Mughal Painting

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A distinct painting style emerged during the Mughal period, greatly inspired by influences from Persia. New themes, colours and forms began to appear. Court scenes were depicted with great opulence, as well as historical events, hunting scenes, other royal activities, and flowers and animals. Picturesque sceneries, usually hilly landscapes, were the favoured backgrounds used by Indian artists, who tried to blend the Persian ideas with Indian motives in an ingenuous manner. The Mughal paintings were known for their subtlety and naturalism.

Razm-Nama

All Mughal rulers were great admirers of painting, with the exception of Aurangzeb. Mir Sayyid Ali and Abdus Samad were two great painters in the courts of Humayun and Akbar. Abus Samad was bestowed with the title “Shirinqalam”. Akbar can be considered as the real founder of the Mughal painting. Several noteworthy works were completed during his reign, which include the ‘Razm-Nama’ (which was Mahabharata in illustration),  ‘Babur Nama’ and ‘Akbar Nama’. The ‘Razm-Nama’ was completed in 1589 A.D. and comprised of 169 paintings. Akbar had particular admiration for the Hindu artists, notably Daswanth, Basawan, Kesu Das and Manohar.

The Mughal painting came under Western influence towards the beginning of the 17th century. New techniques, such as the use of light and shade to capture space and volume and the use of atmospheric effects to indicate spatial recession and the aerial perspective, were introduced in the Mughal painting. The Jesuit missions to the Mughal courts also strengthened the synthesis between these two diverse cultures, leading to one of the most flourishing artistic exchanges in the medieval period.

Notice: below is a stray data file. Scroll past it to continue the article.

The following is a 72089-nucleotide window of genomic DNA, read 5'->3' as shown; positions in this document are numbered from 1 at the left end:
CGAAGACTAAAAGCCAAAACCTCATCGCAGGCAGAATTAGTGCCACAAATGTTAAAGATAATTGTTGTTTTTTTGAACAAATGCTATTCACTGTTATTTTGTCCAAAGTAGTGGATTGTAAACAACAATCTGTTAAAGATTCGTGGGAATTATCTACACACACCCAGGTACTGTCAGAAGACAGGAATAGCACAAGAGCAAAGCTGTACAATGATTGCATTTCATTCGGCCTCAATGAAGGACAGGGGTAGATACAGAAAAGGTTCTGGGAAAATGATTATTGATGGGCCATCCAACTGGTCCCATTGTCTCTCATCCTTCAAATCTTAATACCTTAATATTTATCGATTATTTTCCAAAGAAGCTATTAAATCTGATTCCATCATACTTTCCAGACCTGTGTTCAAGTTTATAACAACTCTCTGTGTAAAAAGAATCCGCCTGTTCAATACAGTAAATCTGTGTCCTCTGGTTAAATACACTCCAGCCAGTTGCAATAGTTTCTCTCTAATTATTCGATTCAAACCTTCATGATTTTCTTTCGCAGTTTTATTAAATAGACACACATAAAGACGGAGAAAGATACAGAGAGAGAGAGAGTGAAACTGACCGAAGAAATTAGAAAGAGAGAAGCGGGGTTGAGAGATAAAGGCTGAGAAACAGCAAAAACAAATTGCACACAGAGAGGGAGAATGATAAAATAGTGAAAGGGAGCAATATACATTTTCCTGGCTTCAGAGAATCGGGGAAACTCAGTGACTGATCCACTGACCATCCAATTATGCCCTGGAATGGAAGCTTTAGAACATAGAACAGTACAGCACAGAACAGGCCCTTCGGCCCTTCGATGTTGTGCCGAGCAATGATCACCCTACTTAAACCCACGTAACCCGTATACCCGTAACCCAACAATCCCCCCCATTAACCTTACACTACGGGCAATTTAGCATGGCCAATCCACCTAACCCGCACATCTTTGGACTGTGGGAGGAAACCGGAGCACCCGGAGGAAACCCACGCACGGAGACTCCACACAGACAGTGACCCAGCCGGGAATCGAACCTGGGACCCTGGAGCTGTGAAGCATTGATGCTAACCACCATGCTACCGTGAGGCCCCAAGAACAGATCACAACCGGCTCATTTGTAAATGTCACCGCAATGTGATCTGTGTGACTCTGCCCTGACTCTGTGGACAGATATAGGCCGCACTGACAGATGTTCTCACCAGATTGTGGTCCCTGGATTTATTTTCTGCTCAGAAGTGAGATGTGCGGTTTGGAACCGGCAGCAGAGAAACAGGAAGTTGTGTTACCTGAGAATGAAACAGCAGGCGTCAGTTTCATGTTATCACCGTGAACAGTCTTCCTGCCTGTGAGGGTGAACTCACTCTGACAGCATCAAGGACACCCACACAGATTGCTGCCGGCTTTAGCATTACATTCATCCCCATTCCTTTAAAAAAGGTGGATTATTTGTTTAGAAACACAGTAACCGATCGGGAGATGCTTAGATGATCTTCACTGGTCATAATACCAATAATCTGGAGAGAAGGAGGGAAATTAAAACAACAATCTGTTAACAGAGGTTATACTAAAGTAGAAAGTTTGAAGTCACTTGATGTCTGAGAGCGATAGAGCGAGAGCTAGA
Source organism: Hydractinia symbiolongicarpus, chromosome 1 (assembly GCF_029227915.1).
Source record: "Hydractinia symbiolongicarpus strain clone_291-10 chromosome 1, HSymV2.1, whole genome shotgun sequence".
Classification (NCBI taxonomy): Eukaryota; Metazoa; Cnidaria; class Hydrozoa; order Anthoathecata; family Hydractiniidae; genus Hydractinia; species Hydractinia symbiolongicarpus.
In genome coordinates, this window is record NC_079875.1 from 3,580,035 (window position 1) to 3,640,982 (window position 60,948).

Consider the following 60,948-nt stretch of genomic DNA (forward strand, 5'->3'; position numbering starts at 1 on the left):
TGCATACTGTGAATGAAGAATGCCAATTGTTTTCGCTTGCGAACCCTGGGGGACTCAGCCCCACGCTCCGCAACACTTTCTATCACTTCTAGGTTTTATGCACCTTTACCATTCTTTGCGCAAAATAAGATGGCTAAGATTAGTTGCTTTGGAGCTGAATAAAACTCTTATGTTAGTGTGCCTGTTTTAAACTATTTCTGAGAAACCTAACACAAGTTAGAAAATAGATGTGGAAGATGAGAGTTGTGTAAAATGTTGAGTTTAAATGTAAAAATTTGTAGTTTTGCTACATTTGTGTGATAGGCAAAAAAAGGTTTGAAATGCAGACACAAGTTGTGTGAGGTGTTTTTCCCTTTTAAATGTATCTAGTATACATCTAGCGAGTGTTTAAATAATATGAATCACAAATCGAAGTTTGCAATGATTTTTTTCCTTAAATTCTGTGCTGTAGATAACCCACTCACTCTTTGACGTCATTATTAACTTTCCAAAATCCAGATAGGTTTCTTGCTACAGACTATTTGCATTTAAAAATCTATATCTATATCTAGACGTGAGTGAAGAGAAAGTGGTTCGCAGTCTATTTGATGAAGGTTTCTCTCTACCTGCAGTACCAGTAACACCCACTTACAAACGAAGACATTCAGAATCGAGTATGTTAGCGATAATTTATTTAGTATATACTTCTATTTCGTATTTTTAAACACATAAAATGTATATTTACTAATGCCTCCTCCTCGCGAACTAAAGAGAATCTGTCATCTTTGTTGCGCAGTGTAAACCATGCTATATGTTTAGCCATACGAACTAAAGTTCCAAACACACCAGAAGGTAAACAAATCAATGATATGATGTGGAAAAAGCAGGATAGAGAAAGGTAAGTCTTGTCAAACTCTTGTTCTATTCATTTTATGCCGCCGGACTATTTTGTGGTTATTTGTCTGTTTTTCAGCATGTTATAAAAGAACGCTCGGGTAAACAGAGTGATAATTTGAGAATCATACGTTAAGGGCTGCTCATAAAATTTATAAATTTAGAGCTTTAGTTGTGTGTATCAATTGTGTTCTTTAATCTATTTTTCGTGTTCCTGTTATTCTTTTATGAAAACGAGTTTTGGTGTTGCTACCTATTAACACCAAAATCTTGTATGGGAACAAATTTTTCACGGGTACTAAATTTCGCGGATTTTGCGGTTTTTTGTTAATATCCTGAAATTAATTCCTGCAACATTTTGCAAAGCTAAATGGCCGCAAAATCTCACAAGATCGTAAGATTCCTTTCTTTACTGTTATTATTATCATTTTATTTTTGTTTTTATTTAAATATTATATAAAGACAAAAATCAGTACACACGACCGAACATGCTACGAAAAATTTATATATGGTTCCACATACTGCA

Jahangir (1605-1627) was an ardent supporter of Mughal painting, under whose patronage the art form flourished significantly. During his reign, depicting nature, particularly plants, animals, and birds, became a prominent theme in Mughal artworks. Jahangir also championed the arts of calligraphy and introduced the practice of portrait painting. Another notable trend during his era was the growing popularity of albums containing collections of paintings.

 

During Shah Jahan’s reign, Mughal painting evolved to embrace a new romantic essence, with themes of love, romance, portraits, and durbar (court) scenes becoming predominant. The artists of this period vividly brought to life the romantic tales of Laila-Majnu, Shirin-Farhad, and Baz Bahadur-Roopmati, depicting dramatic scenes of elephant fights and men managing ‘mast’ (frenzied) elephants. A recurrent motif featured a young lady standing beneath a willow tree, gracefully holding a branch, epitomising the delicate romantic aesthetic of the era. Prominent painters such as Muhammad Faqirullah Khan, Muhammad Nadir, Mir Hashim, Bichitr, Anupchchatar, Chitarman, and Honhar led the artistic scene under Shah Jahan.

Aurangzeb’s apathy towards painting forced many great artists to migrate to other kingdoms in Rajasthan, Punjab and other parts of the country, leading to a decline in the Mughal painting. 

 

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